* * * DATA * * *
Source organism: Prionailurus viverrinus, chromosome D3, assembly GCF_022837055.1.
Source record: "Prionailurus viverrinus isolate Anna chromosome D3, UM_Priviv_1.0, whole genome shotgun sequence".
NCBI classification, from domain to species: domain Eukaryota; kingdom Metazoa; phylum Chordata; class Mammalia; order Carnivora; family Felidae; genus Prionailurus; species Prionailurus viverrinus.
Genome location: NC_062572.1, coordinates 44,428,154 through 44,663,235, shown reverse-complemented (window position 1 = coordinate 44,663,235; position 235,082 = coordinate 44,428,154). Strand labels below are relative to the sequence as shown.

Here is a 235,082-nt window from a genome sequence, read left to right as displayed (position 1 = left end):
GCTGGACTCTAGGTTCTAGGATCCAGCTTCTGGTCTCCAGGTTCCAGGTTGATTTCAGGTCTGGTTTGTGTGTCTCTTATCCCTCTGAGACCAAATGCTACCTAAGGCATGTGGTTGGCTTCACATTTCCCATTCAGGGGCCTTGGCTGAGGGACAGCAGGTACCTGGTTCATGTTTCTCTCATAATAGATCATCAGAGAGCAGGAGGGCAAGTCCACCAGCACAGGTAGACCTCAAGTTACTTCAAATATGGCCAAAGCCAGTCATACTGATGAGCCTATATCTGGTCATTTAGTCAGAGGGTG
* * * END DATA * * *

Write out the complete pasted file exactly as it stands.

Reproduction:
Source organism: Prionailurus viverrinus, chromosome D3, assembly GCF_022837055.1.
Source record: "Prionailurus viverrinus isolate Anna chromosome D3, UM_Priviv_1.0, whole genome shotgun sequence".
NCBI classification, from domain to species: domain Eukaryota; kingdom Metazoa; phylum Chordata; class Mammalia; order Carnivora; family Felidae; genus Prionailurus; species Prionailurus viverrinus.
Genome location: NC_062572.1, coordinates 44,428,154 through 44,663,235, shown reverse-complemented (window position 1 = coordinate 44,663,235; position 235,082 = coordinate 44,428,154). Strand labels below are relative to the sequence as shown.

Here is a 235,082-nt window from a genome sequence, read left to right as displayed (position 1 = left end):
GCTGGACTCTAGGTTCTAGGATCCAGCTTCTGGTCTCCAGGTTCCAGGTTGATTTCAGGTCTGGTTTGTGTGTCTCTTATCCCTCTGAGACCAAATGCTACCTAAGGCATGTGGTTGGCTTCACATTTCCCATTCAGGGGCCTTGGCTGAGGGACAGCAGGTACCTGGTTCATGTTTCTCTCATAATAGATCATCAGAGAGCAGGAGGGCAAGTCCACCAGCACAGGTAGACCTCAAGTTACTTCAAATATGGCCAAAGCCAGTCATACTGATGAGCCTATATCTGGTCATTTAGTCAGAGGGTG